How We Are Hungry
The next round of posts for the Scientiae blog carnival is themed "How We Are Hungry." I thought about writing about the history of food science, and how it started out as the generally disrespected field of home economics until it got too serious for mere women to be the ones working on it, but then I decided that would make me cranky.
Instead, because I'm a big food geek, this immediately got me thinking about food science, on many levels. Which, really, wasn't hard, because I've already thinking a lot about food and science and culture in the last year or so, thanks to a permaculture design intensive I attended last spring and Michael Pollan's excellent book The Omnivore's Dilemma (hereafter referred to as OD, because I'm lazy.) Also, I really want to eat at El Bulli someday, which is a whole different realm of food science, but today I'm going to focus on the growing end of things rather than molecular gastronomy, which really deserves a gushing post all its own. (And you'll note how I restrain from gnashing my teeth about how so many of the most respected chefs in the world are men...)
Now, for those of you who are big food geeks like me, the fallout from OD has been pretty fascinating. It inspired a great conversation between Pollan and John Mackey, the CEO of Whole Foods (see here for Pollan's letter and a link to Whole Foods' initial letter to him) about the ideals and goals of the organic food movement.
This is, of course, old news for those of us who are Pollan groupies (I can't be the only one, right??), but OD seems to have kicked the organic movement to another level. Then, earlier this month, Slow Food guru Carlo Petrini sparked a big controversy with his comments about the Ferry Building farmer's market in San Francisco. Check out this post on Ethicurean for a good summary of the issues.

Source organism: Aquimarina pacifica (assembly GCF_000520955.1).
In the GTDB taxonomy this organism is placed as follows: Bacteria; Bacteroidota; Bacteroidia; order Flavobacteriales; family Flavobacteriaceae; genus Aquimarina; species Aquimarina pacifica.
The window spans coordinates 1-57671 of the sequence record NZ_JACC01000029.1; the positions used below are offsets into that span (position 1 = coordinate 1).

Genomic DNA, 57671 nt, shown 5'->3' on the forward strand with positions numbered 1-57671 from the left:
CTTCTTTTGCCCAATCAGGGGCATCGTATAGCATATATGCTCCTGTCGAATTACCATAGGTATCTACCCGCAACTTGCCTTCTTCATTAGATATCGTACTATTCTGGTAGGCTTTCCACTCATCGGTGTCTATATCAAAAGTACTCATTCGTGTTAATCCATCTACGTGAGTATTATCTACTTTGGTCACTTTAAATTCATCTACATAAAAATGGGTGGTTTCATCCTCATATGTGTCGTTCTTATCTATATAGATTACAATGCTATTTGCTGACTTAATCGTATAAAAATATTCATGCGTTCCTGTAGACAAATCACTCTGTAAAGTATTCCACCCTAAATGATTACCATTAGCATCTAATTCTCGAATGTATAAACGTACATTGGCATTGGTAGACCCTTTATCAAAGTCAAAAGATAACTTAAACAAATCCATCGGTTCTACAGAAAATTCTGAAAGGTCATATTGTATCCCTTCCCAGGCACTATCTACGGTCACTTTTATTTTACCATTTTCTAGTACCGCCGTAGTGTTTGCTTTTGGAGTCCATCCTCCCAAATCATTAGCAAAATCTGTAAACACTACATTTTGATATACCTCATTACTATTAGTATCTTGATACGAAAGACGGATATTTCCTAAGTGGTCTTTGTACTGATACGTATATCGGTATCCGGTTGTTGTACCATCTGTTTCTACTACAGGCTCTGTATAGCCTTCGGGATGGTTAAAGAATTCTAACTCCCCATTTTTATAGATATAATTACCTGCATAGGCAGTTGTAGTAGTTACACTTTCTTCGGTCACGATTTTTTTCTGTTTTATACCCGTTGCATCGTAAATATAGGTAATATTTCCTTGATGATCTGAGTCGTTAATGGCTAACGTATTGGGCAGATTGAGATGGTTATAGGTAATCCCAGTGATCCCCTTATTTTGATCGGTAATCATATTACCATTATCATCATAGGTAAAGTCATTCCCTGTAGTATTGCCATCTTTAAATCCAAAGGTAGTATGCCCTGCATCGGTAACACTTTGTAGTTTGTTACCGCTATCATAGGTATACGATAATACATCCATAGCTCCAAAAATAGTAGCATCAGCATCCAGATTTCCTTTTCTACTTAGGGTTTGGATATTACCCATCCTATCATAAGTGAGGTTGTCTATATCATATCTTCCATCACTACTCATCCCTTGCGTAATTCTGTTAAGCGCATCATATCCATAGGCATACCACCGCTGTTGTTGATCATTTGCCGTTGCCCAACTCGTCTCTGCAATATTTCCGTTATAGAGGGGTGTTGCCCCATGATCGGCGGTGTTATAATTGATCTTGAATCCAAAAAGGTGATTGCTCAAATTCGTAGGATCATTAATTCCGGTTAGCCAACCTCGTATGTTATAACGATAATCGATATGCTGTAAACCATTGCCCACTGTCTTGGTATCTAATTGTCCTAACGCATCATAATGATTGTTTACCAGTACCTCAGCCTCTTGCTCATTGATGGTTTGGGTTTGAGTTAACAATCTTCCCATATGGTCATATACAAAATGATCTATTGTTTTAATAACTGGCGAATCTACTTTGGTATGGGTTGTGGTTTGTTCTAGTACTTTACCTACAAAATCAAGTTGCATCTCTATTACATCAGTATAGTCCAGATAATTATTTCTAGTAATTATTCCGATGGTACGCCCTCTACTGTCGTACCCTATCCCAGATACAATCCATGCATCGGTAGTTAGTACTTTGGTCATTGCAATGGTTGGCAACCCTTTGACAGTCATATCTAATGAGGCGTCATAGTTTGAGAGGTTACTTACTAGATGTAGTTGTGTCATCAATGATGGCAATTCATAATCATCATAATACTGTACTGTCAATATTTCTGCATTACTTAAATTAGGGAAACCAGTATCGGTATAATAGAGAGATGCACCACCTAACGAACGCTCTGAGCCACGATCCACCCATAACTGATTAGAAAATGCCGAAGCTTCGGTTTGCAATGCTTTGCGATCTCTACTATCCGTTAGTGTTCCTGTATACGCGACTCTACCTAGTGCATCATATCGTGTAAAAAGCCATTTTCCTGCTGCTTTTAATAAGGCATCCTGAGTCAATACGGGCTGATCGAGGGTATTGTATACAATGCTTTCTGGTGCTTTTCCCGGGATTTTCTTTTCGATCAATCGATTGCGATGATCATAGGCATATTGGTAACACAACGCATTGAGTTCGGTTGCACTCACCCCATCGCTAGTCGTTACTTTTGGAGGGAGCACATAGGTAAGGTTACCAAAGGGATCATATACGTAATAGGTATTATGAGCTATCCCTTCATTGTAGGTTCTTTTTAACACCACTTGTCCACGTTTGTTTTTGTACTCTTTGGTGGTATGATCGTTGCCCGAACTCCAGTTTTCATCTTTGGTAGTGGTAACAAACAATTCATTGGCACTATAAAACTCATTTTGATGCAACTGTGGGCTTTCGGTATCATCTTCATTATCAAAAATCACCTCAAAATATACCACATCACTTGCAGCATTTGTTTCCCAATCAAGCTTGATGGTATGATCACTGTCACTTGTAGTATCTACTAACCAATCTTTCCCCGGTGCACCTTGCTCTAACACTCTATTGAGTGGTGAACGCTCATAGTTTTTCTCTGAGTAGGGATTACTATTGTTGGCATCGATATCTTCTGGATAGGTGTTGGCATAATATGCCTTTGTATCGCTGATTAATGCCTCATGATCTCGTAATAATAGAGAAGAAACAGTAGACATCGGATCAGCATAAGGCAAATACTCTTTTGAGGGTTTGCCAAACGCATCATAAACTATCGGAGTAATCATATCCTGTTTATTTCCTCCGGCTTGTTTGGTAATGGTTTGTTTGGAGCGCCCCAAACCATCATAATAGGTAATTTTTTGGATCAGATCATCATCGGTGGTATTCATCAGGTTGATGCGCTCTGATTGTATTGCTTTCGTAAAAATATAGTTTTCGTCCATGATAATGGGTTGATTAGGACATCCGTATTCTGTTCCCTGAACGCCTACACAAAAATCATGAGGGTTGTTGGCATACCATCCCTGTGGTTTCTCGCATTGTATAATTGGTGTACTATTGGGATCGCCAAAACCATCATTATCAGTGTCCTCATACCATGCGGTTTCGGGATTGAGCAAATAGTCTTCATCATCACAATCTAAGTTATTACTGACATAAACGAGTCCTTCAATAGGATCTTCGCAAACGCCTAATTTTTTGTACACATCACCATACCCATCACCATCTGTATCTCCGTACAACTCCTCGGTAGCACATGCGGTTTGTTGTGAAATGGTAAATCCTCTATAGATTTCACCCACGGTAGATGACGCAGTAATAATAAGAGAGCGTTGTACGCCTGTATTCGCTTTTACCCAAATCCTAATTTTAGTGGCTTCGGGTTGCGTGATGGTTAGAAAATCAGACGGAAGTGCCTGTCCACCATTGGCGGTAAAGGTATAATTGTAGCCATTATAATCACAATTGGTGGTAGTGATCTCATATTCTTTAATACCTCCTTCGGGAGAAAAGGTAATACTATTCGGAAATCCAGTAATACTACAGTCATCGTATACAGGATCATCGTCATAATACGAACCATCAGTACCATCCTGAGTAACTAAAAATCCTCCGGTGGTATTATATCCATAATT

And that kerfuffle (I love that word) led me to an interesting conversation last weekend about the promises and problems of the organic food movement. On the one hand, it's clear that organic farming involves far fewer noxious chemicals on our food, but on the other hand, not all organic farming cleaves to the ideal of truly earth-friendly growing practices. Furthermore, there is some question as to whether or not we can grow enough food to feed the earth's population if we're not using industrial farming practices, which get a lot more calories out of an acre than we used to be able to. On the other hand, at what cost? Some studies suggest that organically grown food is more nutritious. Here's a link to a NYT article discussing some of the studies and debates on that topic.)
I can't help thinking that there must be a limit to how many nutritious calories we can squeeze out of an acre of land, but one of my friends pointed out that, so far, in every newly large generation, enough of them are smart enough to figure out some new genius way to get most of them fed. Of course, that ignores the fact that millions of people in the world are already starving, but that, in turn, brings me to the point that makes all this relevant not only to the Scientiae carnival but to FairerScience.org:
Insofar as people tend to use science to address issues that are interesting and relevant to them, and insofar as women are disproportionately represented among those living in poverty and experiencing hunger as a way of life, finding ways to draw more women into the sciences is a clear way to increase the minds working on these issues. I'd certainly like to think that there's a way to grow enough food for everyone in the world in a sustainable way. And it's probably someone who's hungry for such a solution who will find it.